I love podcasts. It’s great to have something to listen to while you’re doing yard work, house work, commuting, or doing repetitive tasks at your day job. I regularly listen to dozens of fiction and non-fiction podcasts (and I’m quite far behind on most of them as a result). Here’s a list of my favorites. If you know of any I should check out, let me know in the comments. (I’ve also listed my favorite stories from these podcasts on a separate page.) I’ve listed these in pretty much random order since which one is my favorite in each particular category changes over time.
Top Science Fiction Podcasts
StarShipSofa (District of Wonders network) – This one feels more like a magazine than the other podcasts listed in this category. In addition to their main fiction, they often include other features such as poetry, flash fiction, book and movie reviews, and articles on genre history. Host Tony C. Smith has a Geordie accent that’s hard to understand at times, but a delight to listen to. They feature work from the biggest names in science fiction today and they were the first podcast to win a Hugo Award. Highly recommended.
Escape Pod (Escape Artists network) – Unlike the rest of the podcasts on this list, the Escape Artists don’t make their full back catalog available for free, which is kind of a good thing because that makes it easier to keep up to date on their newer episodes (I’m still a few months behind anyway, but at least it’s not a few years behind like I am with some of the other podcasts.) Going strong since 2005, it’s the longest running Science Fiction podcast. Also highly recommended.
Clarkesworld Magazine – As far as I know, this isn’t part of any network. Unlike the others which have a rotating cast of narrators, Kate Baker always narrates for Clarkesworld (at least that’s the case for the ancient episodes I’m still listening to.) In addition to science fiction, Clarkesworld also does fantasy stories, but science fiction seems to be their focus, so I’m placing them in this category. Clarkesworld has been around since 2006 (although I think the podcast only goes back to 2009) and has won numerous awards as well, so it’s definitely worth checking out.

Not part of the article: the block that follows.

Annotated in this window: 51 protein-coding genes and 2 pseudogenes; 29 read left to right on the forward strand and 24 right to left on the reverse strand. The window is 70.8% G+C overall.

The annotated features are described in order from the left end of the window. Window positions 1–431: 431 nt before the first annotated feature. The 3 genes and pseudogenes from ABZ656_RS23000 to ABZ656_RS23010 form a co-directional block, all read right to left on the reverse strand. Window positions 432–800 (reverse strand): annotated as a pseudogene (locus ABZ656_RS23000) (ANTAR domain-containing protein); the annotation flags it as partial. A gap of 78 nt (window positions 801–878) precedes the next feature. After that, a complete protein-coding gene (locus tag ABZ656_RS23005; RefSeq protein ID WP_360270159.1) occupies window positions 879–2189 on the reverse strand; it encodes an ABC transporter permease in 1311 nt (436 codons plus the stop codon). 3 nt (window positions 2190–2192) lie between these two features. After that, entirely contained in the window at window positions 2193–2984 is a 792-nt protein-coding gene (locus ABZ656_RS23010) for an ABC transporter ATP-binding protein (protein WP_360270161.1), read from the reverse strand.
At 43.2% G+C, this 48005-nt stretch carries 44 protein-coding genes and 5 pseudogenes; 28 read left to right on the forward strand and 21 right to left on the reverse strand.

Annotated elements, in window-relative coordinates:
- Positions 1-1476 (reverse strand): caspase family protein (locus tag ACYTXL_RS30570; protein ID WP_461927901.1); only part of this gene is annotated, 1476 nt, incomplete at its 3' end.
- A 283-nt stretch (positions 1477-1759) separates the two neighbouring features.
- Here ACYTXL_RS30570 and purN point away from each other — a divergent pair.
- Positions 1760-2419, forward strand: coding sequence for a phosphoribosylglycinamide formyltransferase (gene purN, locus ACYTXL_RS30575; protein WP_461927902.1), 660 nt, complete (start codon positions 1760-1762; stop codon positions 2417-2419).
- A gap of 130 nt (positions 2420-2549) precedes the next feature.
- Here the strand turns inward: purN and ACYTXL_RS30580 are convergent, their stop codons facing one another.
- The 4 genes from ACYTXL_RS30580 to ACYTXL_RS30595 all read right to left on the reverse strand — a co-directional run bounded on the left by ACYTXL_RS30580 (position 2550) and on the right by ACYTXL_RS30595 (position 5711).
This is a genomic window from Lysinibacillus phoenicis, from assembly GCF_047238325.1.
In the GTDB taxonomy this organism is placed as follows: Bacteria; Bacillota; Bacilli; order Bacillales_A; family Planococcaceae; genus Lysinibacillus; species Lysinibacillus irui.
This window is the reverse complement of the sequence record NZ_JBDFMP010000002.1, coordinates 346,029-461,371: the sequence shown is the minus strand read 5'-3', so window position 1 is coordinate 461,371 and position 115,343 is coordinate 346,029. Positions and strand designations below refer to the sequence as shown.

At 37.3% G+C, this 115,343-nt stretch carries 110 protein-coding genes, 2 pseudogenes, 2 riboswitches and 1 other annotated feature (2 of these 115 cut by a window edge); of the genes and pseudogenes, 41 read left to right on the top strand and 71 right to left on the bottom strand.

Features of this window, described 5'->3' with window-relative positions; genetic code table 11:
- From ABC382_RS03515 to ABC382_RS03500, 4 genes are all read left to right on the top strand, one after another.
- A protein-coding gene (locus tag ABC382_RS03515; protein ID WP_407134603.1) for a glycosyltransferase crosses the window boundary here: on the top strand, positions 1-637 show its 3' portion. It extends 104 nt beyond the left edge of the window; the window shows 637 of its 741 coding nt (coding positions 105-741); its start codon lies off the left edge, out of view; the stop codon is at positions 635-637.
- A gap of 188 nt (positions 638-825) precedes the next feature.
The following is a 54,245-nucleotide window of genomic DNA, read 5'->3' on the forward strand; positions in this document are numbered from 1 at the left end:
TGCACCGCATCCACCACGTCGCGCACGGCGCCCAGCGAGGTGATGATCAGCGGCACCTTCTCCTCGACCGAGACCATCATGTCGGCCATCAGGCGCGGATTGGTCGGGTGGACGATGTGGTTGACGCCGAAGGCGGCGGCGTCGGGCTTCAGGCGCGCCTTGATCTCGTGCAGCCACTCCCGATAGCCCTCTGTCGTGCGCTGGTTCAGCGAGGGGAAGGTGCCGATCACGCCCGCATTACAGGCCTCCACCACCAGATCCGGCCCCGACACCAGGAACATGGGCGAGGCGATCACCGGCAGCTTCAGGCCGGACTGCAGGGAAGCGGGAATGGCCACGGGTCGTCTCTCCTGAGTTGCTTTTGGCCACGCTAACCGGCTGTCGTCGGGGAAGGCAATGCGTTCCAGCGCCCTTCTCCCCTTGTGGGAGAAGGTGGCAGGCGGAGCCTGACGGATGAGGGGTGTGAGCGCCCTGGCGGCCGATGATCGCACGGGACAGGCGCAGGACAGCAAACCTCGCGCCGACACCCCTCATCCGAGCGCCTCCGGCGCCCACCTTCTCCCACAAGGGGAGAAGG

Lightspeed – Along with its sister podcast Nightmare, narration is usually done by Stefan Rudnicki or Gabrielle de Cuir. While the other podcasts in this category do funny stories from time to time, I feel like Lightspeed sticks to more serious fare. Like Clarkesworld, fantasy is sometimes included, but it feels more like a sci-fi magazine. I love the stories they do, but sometimes I’d like to hear a wider variety of narrators. Also worth checking out.
Top Fantasy Podcasts
Far-Fetched Fables (District of Wonders network) – The fantasy version of StarShipSofa.
Beneath Ceaseless Skies – Largely a swords and sorcery magazine, but they’ve been known to publish surreal stories too from time to time which I love.
PodCastle (Escape Artists network) – The fantasy version of EscapePod.
Top Horror Podcasts
Tales to Terrify (District of Wonders network) – The horror version of StarShipSofa.
Psuedopod (Escape Artists network) – The horror version of EscapePod.
Nightmare – The horror version of Lightspeed.